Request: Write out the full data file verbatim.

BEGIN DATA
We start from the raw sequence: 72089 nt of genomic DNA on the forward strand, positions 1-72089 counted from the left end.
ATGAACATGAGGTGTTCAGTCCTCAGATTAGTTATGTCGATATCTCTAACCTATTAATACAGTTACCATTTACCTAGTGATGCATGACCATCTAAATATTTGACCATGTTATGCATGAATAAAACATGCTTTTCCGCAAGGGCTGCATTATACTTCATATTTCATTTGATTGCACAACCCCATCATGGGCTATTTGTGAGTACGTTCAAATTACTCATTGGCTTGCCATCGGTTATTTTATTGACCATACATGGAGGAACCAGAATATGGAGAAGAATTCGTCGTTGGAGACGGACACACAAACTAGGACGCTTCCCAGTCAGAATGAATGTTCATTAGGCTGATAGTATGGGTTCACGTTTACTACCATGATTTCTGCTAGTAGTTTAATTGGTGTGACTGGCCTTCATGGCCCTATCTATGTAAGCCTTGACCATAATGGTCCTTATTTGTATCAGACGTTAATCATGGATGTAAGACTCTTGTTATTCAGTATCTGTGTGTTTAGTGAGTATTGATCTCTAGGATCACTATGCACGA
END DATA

We start from the raw sequence: 72089 nt of genomic DNA on the forward strand, positions 1-72089 counted from the left end.
ATGAACATGAGGTGTTCAGTCCTCAGATTAGTTATGTCGATATCTCTAACCTATTAATACAGTTACCATTTACCTAGTGATGCATGACCATCTAAATATTTGACCATGTTATGCATGAATAAAACATGCTTTTCCGCAAGGGCTGCATTATACTTCATATTTCATTTGATTGCACAACCCCATCATGGGCTATTTGTGAGTACGTTCAAATTACTCATTGGCTTGCCATCGGTTATTTTATTGACCATACATGGAGGAACCAGAATATGGAGAAGAATTCGTCGTTGGAGACGGACACACAAACTAGGACGCTTCCCAGTCAGAATGAATGTTCATTAGGCTGATAGTATGGGTTCACGTTTACTACCATGATTTCTGCTAGTAGTTTAATTGGTGTGACTGGCCTTCATGGCCCTATCTATGTAAGCCTTGACCATAATGGTCCTTATTTGTATCAGACGTTAATCATGGATGTAAGACTCTTGTTATTCAGTATCTGTGTGTTTAGTGAGTATTGATCTCTAGGATCACTATGCACGA